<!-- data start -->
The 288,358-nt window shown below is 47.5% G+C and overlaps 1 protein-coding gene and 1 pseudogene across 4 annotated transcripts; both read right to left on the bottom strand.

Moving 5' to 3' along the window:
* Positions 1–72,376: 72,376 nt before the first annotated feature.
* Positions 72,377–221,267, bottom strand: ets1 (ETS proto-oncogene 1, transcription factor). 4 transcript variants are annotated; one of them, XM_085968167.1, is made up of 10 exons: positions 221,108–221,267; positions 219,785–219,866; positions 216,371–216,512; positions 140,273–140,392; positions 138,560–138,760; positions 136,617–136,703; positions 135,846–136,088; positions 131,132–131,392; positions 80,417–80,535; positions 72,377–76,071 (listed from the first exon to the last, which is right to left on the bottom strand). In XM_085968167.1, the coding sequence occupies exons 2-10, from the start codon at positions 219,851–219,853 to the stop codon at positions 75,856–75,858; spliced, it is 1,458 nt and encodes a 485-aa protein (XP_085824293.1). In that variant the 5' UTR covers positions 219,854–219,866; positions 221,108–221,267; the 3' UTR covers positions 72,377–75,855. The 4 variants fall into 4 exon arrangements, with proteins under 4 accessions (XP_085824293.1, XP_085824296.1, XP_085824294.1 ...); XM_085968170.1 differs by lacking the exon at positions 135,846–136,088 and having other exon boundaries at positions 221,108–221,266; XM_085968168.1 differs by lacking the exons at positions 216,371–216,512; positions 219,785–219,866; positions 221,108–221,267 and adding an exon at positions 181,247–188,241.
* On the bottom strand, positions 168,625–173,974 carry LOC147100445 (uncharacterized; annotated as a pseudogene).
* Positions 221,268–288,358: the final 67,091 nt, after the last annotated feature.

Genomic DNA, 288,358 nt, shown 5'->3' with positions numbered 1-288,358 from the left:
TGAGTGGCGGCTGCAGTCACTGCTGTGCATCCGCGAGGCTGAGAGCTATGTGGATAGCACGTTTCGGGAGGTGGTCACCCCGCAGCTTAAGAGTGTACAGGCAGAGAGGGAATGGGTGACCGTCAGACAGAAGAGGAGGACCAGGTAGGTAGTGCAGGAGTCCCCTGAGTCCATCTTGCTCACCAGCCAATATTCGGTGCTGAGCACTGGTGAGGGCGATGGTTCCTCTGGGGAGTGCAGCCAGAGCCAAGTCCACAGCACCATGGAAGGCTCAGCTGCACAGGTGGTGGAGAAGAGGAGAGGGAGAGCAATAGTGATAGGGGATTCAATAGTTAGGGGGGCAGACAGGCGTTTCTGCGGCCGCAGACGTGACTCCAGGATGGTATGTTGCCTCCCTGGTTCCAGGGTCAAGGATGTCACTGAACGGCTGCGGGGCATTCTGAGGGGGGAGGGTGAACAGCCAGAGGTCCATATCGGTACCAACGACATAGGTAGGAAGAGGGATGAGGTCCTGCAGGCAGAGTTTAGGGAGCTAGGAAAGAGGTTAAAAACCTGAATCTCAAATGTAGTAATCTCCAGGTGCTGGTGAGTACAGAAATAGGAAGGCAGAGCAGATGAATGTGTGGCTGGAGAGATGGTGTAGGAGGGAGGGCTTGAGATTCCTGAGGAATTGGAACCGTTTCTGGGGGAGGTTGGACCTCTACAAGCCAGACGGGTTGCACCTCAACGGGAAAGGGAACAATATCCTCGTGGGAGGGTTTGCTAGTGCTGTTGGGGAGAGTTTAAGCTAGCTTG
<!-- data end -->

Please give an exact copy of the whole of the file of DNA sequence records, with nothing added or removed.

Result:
The 288,358-nt window shown below is 47.5% G+C and overlaps 1 protein-coding gene and 1 pseudogene across 4 annotated transcripts; both read right to left on the bottom strand.

Moving 5' to 3' along the window:
* Positions 1–72,376: 72,376 nt before the first annotated feature.
* Positions 72,377–221,267, bottom strand: ets1 (ETS proto-oncogene 1, transcription factor). 4 transcript variants are annotated; one of them, XM_085968167.1, is made up of 10 exons: positions 221,108–221,267; positions 219,785–219,866; positions 216,371–216,512; positions 140,273–140,392; positions 138,560–138,760; positions 136,617–136,703; positions 135,846–136,088; positions 131,132–131,392; positions 80,417–80,535; positions 72,377–76,071 (listed from the first exon to the last, which is right to left on the bottom strand). In XM_085968167.1, the coding sequence occupies exons 2-10, from the start codon at positions 219,851–219,853 to the stop codon at positions 75,856–75,858; spliced, it is 1,458 nt and encodes a 485-aa protein (XP_085824293.1). In that variant the 5' UTR covers positions 219,854–219,866; positions 221,108–221,267; the 3' UTR covers positions 72,377–75,855. The 4 variants fall into 4 exon arrangements, with proteins under 4 accessions (XP_085824293.1, XP_085824296.1, XP_085824294.1 ...); XM_085968170.1 differs by lacking the exon at positions 135,846–136,088 and having other exon boundaries at positions 221,108–221,266; XM_085968168.1 differs by lacking the exons at positions 216,371–216,512; positions 219,785–219,866; positions 221,108–221,267 and adding an exon at positions 181,247–188,241.
* On the bottom strand, positions 168,625–173,974 carry LOC147100445 (uncharacterized; annotated as a pseudogene).
* Positions 221,268–288,358: the final 67,091 nt, after the last annotated feature.

Genomic DNA, 288,358 nt, shown 5'->3' with positions numbered 1-288,358 from the left:
TGAGTGGCGGCTGCAGTCACTGCTGTGCATCCGCGAGGCTGAGAGCTATGTGGATAGCACGTTTCGGGAGGTGGTCACCCCGCAGCTTAAGAGTGTACAGGCAGAGAGGGAATGGGTGACCGTCAGACAGAAGAGGAGGACCAGGTAGGTAGTGCAGGAGTCCCCTGAGTCCATCTTGCTCACCAGCCAATATTCGGTGCTGAGCACTGGTGAGGGCGATGGTTCCTCTGGGGAGTGCAGCCAGAGCCAAGTCCACAGCACCATGGAAGGCTCAGCTGCACAGGTGGTGGAGAAGAGGAGAGGGAGAGCAATAGTGATAGGGGATTCAATAGTTAGGGGGGCAGACAGGCGTTTCTGCGGCCGCAGACGTGACTCCAGGATGGTATGTTGCCTCCCTGGTTCCAGGGTCAAGGATGTCACTGAACGGCTGCGGGGCATTCTGAGGGGGGAGGGTGAACAGCCAGAGGTCCATATCGGTACCAACGACATAGGTAGGAAGAGGGATGAGGTCCTGCAGGCAGAGTTTAGGGAGCTAGGAAAGAGGTTAAAAACCTGAATCTCAAATGTAGTAATCTCCAGGTGCTGGTGAGTACAGAAATAGGAAGGCAGAGCAGATGAATGTGTGGCTGGAGAGATGGTGTAGGAGGGAGGGCTTGAGATTCCTGAGGAATTGGAACCGTTTCTGGGGGAGGTTGGACCTCTACAAGCCAGACGGGTTGCACCTCAACGGGAAAGGGAACAATATCCTCGTGGGAGGGTTTGCTAGTGCTGTTGGGGAGAGTTTAAGCTAGCTTG